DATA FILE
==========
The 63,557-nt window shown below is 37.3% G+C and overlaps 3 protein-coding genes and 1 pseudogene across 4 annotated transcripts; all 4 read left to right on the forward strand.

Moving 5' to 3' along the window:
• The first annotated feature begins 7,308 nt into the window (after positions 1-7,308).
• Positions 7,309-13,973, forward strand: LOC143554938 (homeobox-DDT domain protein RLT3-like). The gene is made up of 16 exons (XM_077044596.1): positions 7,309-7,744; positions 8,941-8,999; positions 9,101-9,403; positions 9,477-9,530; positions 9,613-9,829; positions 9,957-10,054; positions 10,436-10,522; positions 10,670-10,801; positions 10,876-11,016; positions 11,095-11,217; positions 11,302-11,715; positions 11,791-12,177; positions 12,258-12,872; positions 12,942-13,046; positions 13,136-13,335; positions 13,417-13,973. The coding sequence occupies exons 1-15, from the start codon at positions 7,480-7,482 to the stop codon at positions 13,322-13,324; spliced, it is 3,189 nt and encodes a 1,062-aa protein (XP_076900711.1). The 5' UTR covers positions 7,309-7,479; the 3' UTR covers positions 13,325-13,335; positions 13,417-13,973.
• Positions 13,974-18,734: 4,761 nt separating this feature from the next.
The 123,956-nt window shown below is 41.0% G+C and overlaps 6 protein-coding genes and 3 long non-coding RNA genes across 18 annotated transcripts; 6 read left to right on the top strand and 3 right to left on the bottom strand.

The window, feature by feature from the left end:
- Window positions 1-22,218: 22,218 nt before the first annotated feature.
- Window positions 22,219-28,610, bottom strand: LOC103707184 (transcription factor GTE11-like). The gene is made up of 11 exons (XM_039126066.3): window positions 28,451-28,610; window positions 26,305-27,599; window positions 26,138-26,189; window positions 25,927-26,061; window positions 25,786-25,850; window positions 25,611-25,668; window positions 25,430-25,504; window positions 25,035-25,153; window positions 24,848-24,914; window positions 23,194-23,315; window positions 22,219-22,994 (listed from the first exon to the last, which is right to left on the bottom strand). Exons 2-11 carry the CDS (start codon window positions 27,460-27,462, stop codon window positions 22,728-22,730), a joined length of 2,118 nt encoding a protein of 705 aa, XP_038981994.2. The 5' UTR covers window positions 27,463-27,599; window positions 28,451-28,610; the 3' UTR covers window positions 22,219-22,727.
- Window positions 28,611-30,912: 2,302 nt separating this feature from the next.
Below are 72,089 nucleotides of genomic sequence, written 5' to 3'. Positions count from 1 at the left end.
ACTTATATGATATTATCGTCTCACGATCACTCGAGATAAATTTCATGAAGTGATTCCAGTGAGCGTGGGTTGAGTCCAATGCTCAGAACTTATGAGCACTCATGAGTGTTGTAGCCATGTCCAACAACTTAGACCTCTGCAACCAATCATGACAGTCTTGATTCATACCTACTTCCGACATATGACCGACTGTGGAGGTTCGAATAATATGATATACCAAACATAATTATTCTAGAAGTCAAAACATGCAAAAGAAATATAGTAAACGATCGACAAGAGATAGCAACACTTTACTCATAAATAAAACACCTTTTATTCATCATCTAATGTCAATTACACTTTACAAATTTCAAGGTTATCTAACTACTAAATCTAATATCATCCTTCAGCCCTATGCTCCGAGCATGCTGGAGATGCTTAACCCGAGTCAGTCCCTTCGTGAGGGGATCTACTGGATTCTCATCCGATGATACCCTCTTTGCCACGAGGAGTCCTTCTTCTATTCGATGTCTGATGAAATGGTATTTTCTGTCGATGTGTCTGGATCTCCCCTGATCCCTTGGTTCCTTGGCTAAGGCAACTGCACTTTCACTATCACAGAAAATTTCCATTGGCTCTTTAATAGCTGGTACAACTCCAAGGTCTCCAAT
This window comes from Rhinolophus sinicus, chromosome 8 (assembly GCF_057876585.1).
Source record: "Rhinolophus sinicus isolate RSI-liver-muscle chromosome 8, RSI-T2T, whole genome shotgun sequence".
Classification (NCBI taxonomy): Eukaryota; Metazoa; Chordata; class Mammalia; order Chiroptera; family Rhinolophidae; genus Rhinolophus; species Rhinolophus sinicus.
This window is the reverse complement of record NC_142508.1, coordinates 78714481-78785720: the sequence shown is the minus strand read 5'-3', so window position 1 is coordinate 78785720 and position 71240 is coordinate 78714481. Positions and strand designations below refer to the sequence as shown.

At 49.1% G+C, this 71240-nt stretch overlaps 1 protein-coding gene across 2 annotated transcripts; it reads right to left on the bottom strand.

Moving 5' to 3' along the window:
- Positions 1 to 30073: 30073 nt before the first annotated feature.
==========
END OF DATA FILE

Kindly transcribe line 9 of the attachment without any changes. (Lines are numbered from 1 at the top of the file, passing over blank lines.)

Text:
- Window positions 22,219-28,610, bottom strand: LOC103707184 (transcription factor GTE11-like). The gene is made up of 11 exons (XM_039126066.3): window positions 28,451-28,610; window positions 26,305-27,599; window positions 26,138-26,189; window positions 25,927-26,061; window positions 25,786-25,850; window positions 25,611-25,668; window positions 25,430-25,504; window positions 25,035-25,153; window positions 24,848-24,914; window positions 23,194-23,315; window positions 22,219-22,994 (listed from the first exon to the last, which is right to left on the bottom strand). Exons 2-11 carry the CDS (start codon window positions 27,460-27,462, stop codon window positions 22,728-22,730), a joined length of 2,118 nt encoding a protein of 705 aa, XP_038981994.2. The 5' UTR covers window positions 27,463-27,599; window positions 28,451-28,610; the 3' UTR covers window positions 22,219-22,727.